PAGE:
In this episode of the Progress Your Health Podcast, we are going to talk about PCOS. I know our last podcast was, PCOS, Questions to Ask your Doctor. We are still going strong on our PCOS information. But we are going to do things a little different than we have. We are going to do a five-part podcast series about PCOS.
- What PCOS Looks Like: What is it? (this podcast)
- How PCOS Can Be Detected: Testing and Diagnosis for PCOS
- Which Type of PCOS Am I?: Classic
- Which Type of PCOS Am I?: Common
- Which Type of PCOS Am I?: Concealed
PCOS stands for Polycystic Ovarian Syndrome. It is not a disease but considered a syndrome. From the name, polycystic ovarian syndrome, it is easy to assume there are multiple cysts on the ovaries. But in fact, many women with PCOS do not have multiple cysts or any ovarian cysts. As a general statement, in PCOS, there are hormonal imbalances that can cause unwanted symptoms and conditions. That is why we consider it more of a spectrum as some women can have nearly most of the criteria of PCOS and other just a few symptoms.
What are the Hormonal Imbalances present in PCOS?
- In PCOS, one of the hallmarks are elevated levels of androgens: testosterone and DHEA. A lot of time these can range from high normal to over the reference lab values.
- DHEA: comes from the adrenal glands
- Testosterone is from conversion from DHEA, ovaries and other peripheral tissues
- Progesterone levels from the ovaries are low to none
- Thyroid function can be low
- Elevated insulin
- Cortisol diurnal release is degraded.
Common PCOS Symptoms:
Multiple Ovarian Cysts:
- Just like the name states: Polycystic ovarian syndrome, there can be multiple cysts on the ovaries.
- It is normal and common to get small follicular cysts during our cycle.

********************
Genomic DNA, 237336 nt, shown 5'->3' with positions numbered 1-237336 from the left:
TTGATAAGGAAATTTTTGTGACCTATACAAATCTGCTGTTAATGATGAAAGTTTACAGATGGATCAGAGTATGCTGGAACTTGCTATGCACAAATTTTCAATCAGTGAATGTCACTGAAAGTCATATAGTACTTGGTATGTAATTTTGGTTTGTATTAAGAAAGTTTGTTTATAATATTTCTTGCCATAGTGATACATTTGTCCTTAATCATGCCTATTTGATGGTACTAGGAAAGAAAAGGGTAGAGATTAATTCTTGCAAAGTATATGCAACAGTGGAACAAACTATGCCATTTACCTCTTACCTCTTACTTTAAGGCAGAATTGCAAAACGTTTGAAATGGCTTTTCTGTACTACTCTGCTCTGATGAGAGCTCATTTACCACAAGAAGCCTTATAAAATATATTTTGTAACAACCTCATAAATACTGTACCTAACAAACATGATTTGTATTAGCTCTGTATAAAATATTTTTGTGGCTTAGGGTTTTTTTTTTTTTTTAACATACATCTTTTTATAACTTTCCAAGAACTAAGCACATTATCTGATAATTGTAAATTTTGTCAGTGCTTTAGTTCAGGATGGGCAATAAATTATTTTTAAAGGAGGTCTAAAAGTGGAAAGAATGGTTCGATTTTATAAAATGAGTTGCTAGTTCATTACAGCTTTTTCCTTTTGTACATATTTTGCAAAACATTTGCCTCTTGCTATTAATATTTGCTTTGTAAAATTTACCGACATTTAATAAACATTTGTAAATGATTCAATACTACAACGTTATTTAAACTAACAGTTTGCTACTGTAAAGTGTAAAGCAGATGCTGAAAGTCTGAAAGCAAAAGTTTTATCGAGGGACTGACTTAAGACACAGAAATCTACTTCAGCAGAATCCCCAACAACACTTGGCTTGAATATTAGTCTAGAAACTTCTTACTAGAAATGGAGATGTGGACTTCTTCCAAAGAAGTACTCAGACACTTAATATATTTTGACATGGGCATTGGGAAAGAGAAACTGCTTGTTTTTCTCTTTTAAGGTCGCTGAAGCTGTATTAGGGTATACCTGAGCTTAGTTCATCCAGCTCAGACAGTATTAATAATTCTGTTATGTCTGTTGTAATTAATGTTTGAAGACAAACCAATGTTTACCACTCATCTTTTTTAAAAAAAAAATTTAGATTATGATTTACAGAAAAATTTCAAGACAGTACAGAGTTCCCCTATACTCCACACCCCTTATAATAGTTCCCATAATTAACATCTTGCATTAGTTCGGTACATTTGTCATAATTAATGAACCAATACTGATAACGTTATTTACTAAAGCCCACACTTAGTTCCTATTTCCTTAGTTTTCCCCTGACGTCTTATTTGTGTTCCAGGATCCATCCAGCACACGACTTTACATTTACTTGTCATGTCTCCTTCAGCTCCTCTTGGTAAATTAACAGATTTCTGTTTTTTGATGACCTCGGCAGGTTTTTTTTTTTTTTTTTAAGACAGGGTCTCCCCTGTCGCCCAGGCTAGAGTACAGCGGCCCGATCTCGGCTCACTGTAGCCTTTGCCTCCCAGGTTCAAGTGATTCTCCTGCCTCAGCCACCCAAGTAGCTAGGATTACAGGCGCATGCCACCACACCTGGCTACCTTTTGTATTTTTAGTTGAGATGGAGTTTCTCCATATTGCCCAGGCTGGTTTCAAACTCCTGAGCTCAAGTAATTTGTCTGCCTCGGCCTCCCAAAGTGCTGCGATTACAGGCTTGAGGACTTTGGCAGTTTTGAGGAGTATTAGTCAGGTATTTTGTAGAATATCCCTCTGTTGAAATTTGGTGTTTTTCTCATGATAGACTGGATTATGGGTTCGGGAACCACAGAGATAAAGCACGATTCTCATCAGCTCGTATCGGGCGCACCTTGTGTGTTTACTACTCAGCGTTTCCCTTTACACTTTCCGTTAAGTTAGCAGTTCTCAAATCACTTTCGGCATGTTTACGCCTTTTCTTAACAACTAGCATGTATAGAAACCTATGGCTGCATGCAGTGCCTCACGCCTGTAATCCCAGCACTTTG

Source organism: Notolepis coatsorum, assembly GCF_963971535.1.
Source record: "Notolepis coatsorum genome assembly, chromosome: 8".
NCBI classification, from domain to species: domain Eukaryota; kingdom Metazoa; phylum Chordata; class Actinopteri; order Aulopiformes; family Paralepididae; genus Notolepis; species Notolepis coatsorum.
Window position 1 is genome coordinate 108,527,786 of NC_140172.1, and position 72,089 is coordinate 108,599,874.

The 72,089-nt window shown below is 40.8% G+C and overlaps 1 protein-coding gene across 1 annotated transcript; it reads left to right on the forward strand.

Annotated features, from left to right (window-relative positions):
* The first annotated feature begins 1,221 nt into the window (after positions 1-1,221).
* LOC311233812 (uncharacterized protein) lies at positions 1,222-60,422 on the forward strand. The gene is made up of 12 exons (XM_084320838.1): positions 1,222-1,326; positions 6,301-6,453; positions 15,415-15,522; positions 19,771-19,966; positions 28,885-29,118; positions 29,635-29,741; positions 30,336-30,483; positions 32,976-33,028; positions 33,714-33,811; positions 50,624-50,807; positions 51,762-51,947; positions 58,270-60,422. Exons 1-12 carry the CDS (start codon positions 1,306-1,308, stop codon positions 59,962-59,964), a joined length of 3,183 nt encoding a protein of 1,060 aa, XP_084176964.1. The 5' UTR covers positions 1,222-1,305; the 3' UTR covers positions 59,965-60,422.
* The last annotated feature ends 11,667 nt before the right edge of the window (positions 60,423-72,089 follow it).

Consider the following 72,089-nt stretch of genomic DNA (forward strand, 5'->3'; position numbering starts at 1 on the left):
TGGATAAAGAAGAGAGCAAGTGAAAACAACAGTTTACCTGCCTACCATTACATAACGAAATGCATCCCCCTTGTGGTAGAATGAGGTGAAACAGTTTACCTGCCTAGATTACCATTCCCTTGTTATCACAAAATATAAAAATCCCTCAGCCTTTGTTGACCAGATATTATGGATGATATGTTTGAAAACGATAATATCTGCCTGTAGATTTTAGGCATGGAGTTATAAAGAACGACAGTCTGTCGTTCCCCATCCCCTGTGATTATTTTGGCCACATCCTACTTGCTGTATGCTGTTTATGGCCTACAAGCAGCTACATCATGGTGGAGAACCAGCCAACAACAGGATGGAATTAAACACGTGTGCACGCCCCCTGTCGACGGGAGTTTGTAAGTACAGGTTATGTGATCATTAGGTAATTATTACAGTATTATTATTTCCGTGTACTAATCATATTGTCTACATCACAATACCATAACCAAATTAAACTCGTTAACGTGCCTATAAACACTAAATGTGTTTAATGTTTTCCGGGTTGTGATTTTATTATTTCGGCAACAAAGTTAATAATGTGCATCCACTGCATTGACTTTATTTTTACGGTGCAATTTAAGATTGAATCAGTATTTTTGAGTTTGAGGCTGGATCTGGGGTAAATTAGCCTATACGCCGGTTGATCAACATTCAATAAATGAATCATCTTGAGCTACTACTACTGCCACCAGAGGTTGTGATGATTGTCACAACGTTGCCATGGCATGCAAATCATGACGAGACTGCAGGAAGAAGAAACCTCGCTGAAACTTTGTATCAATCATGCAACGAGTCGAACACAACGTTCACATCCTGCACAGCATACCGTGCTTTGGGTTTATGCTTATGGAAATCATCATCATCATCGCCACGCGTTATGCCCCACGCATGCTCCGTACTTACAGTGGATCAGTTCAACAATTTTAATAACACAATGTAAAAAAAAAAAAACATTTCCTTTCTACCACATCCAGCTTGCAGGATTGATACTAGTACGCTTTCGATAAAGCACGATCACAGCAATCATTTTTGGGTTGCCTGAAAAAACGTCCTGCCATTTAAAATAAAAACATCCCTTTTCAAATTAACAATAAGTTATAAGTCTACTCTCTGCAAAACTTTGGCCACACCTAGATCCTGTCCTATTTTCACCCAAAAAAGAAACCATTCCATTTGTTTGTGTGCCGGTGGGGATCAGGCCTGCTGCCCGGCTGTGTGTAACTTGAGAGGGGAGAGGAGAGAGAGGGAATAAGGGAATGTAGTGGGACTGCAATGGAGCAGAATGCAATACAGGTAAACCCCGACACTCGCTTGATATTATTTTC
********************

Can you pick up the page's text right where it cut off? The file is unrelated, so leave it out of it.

- But in PCOS there can be actual cysts that stay on the ovaries almost indefinitely.
- While as the name states, polycystic. Many women with PCOS do not have cysts on their ovaries.
- Irregular or lack of a period.
- In PCOS, there can be missed periods. Some women might miss a period or two in a year. And others can miss their period for up to six months or more. But of course, the goal is to balance the hormones, so the cycle is regulated and not painful or heavy.
- Some women that have PCOS can have reduced ovulation to no ovulation, impacting their fertility. This is always a big concern when a woman gets the diagnosis of PCOS.
- Most complained about and frustrating symptoms of PCOS. It is very easy to gain weight. Women can have the best diet and exercise regime and still notice that they are gaining weight. Also, because of the easy weight gain, it can be very hard to try and lose with PCOS.
- Cystic and deep
- Located more on the chin and jawline area
- Neck and back as well.
- Specifically, due to the elevated levels of testosterone and DHEA.
High Blood Pressure:
- This can be a combination of the adrenals and elevated insulin. Not everyone has high blood pressure with PCOS. Remember, PCOS is a spectrum of symptoms. But blood pressure is important to consider and monitor when looking at PCOS.
- Higher levels of testosterone and DHEA can make you, “testy” (no pun intended). But the combination of hormonal imbalances such as lower progesterone, higher insulin, cortisol disruptions can really cause a “short fuse.”
- The higher levels of testosterone and DHEA without the buffering effect of the progesterone. Will cause ‘androgen derived’ hair loss. You usually will see it in the temples and top of the head.
- While the hair on the head can thin and fall out in PCOS, and there can be hair growth elsewhere.
- Face, upper lip, and chin.
- Under the chin and neck
- Chest and belly
Now, remember, we are humans. And humans grow hair. It is perfectly normal to have hair growth on your body. I have a couple of chin hairs that pluck every so often. And my ethnic background means I shave my legs pretty often. But in PCOS the hair growth is a little more descript. Also called hirsutism is to a higher degree. The hair is dark and coarse, and there is more of it on the body. This is usually attributed to the higher levels of testosterone and DHEA.
Thank you for being a part of our Progress Your Health Community! Stay tuned for the next episode of our five-part series on PCOS: How PCOS Can Be Detected.